On Wednesday Carony, one of the so-called motor bandits who

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have spread alarm throughout France, was arrested at Lozere, near Paris. A few days previously a man called Bondy, also believed to be one of the bandits, was arrested in the...

The Boat Race was rowed last Saturday in a westerly

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gale of wind, and both boats were swamped. It has never happened before that more than one boat has been swamped. Cambridge sank near Harrod's buildings, on the east aide of...

Bank Rate, 31. per cent., changed from 4 per cent.

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Fob. 8th. Consols (29) were on Thursday 78k—Friday week 78i.

Sir Almroth Wright's letter to the Times on the Suffrage

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question has caused, as it was bound to do, a great deal of controversy. Though, as we observed last week, we hold that the letter was an important one and deserving of close...

The anxiously expected news of Captain Scott has at last

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arrived. Tuesday's papers contained a long message from Akaroa, New Zealand, where the Terra Nova' arrived on Monday. Captain Scott's own report brings the record of his journey...

The return party suffered great hardships—Lieutenant Evans owing his life

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to the devotion of his comrades, Potty Officer Crean and Mr. Lashley—but ultimately reached the Terra Nova.' The Northern Party under Lieutenant Campbell had been left behind,...

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THE BUDGET. W HAT should we say of a dentist who, when he had taken out two or three teeth more than was neces- sary, boasted to the patient of his prowess, congratulated...

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right not to make their inquiry into the labour unrest, and what we may term the strike problem, too diffuse in its nature, but at the same time we hope that they will not shut...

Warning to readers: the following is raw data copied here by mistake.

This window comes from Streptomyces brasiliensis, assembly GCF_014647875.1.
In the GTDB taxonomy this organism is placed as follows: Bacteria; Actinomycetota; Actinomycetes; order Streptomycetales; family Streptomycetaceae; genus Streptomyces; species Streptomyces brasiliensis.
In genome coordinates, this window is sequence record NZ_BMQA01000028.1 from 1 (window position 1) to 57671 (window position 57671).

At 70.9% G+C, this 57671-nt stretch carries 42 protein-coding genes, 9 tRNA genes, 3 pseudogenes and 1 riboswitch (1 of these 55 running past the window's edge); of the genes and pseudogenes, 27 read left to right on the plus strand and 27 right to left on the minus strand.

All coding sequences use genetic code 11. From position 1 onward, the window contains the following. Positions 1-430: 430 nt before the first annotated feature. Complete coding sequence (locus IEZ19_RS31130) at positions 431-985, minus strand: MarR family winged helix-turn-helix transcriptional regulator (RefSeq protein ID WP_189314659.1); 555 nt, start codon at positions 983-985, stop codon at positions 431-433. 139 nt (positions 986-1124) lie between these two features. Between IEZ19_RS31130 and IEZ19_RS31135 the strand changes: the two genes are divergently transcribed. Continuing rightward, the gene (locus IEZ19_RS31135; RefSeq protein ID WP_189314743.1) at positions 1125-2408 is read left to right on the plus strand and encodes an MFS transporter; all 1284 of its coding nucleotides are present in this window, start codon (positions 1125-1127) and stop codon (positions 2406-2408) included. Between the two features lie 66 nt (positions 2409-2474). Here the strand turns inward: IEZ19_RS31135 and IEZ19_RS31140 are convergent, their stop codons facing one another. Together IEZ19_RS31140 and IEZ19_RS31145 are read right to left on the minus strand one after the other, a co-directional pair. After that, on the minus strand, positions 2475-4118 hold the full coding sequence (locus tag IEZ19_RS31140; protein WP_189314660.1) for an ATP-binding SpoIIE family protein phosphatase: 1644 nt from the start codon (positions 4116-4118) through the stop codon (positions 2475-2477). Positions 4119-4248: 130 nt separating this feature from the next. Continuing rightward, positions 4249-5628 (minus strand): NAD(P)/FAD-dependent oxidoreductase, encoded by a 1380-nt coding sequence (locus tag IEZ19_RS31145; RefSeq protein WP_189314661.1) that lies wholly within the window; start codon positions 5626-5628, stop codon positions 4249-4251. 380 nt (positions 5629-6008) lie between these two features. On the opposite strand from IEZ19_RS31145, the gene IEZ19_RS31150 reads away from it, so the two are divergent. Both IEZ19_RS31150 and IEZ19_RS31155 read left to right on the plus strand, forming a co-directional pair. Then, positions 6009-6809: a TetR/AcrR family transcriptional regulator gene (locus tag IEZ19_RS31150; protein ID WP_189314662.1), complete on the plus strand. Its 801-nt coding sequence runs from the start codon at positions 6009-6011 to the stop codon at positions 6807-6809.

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W E gather from the comments of some of the Italian newspapers that British public opinion is supposed to have thrown over Italy and to have decided that the Italian people are...

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I N the South Wales Daily News of March 23rd there is an article,by Mr. Rhys Bevan John,on " The 'Selfish' Welsh Miner "—ably commented on in the Economist of last...

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W E published two weeks ago a letter from the Secretary of the " Travellers' Aid Society for Girls and Women" (Head Office, 3 Baker Street, London, W.) confirming statements...

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W HEN honest Mr. Cooper had made an end of strumming in secret upon that frivolous psaltery the French lute, and out of a hidden pack of the " Devil's picture-books " must pick...

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A RIVER, more than any other natural feature of a country, has a personality of its own. Mountains can inspire a sense of personal being; trees set themselves in the mind as...

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THE LATE VICTORIA, LADY WELBY. [TO TRIO EDITOR OF TES " SDRCTATOIL.") Sit,—In Victoria, Lady Welby, one of the most remarkable women of the Victorian time has passed away....

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ITO THE EDITOR OF THE " SPECTATOR."1 SIR,—In your valuable and opportune article on co-partner ship in the Spectator of March 23rd you refer to the large proportion of failures...

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[TO THE EDITOR OF THE "SPECTATOR. "] SIR, — Having seen a letter in your issue of March 23rd attacking the luxury and extravagance of the middle class, I beg to state a few...


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[To THE EDITOR or THE "SPECTATOR. "] SIR,—I hope you will admit my protest against your assertion that you would not be acting justly if you failed to express " admiration for...


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[To THE EDITOR OF THE "SPECTATOR. "] Sin,—Though a great admirer of the temperate and manly tone which characterizes the Spectator, I should like to point out what seems to me...


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Cro THE EDITOR OF THE "SPECTATOR.") SIR, — The Revolution of 1789 offers a good many curious parallels to our present state. I venture to remind your readers of Lord Acton's...

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[To THE EDITOR OF THE ",.SPECTATOR. " ] SIR, In connexion with the letters which have appeared in your paper about decoying innocent young girls to their ruin, is it not...